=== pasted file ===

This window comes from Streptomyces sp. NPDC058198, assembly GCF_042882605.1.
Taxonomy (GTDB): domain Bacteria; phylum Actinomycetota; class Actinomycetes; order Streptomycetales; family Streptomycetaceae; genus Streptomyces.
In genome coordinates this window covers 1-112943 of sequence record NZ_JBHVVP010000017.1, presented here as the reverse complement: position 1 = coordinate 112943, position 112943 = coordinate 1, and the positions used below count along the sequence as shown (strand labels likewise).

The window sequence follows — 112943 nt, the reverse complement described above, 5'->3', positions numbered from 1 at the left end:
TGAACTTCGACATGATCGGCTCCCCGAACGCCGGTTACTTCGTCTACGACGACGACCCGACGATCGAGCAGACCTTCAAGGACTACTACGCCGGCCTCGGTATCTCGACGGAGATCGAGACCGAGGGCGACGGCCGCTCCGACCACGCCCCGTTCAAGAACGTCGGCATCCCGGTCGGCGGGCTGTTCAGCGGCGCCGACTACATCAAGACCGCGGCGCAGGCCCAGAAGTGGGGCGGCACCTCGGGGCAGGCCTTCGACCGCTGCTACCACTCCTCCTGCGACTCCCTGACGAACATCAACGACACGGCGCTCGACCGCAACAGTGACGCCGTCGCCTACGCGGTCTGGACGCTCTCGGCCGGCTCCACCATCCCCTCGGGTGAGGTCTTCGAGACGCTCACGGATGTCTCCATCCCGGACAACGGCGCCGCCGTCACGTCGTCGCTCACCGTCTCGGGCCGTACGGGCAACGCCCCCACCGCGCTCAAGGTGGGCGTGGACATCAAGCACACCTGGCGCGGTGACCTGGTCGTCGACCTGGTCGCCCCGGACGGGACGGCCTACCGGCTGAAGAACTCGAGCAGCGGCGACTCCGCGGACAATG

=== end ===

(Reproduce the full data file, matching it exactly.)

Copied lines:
This window comes from Streptomyces sp. NPDC058198, assembly GCF_042882605.1.
Taxonomy (GTDB): domain Bacteria; phylum Actinomycetota; class Actinomycetes; order Streptomycetales; family Streptomycetaceae; genus Streptomyces.
In genome coordinates this window covers 1-112943 of sequence record NZ_JBHVVP010000017.1, presented here as the reverse complement: position 1 = coordinate 112943, position 112943 = coordinate 1, and the positions used below count along the sequence as shown (strand labels likewise).

The window sequence follows — 112943 nt, the reverse complement described above, 5'->3', positions numbered from 1 at the left end:
TGAACTTCGACATGATCGGCTCCCCGAACGCCGGTTACTTCGTCTACGACGACGACCCGACGATCGAGCAGACCTTCAAGGACTACTACGCCGGCCTCGGTATCTCGACGGAGATCGAGACCGAGGGCGACGGCCGCTCCGACCACGCCCCGTTCAAGAACGTCGGCATCCCGGTCGGCGGGCTGTTCAGCGGCGCCGACTACATCAAGACCGCGGCGCAGGCCCAGAAGTGGGGCGGCACCTCGGGGCAGGCCTTCGACCGCTGCTACCACTCCTCCTGCGACTCCCTGACGAACATCAACGACACGGCGCTCGACCGCAACAGTGACGCCGTCGCCTACGCGGTCTGGACGCTCTCGGCCGGCTCCACCATCCCCTCGGGTGAGGTCTTCGAGACGCTCACGGATGTCTCCATCCCGGACAACGGCGCCGCCGTCACGTCGTCGCTCACCGTCTCGGGCCGTACGGGCAACGCCCCCACCGCGCTCAAGGTGGGCGTGGACATCAAGCACACCTGGCGCGGTGACCTGGTCGTCGACCTGGTCGCCCCGGACGGGACGGCCTACCGGCTGAAGAACTCGAGCAGCGGCGACTCCGCGGACAATG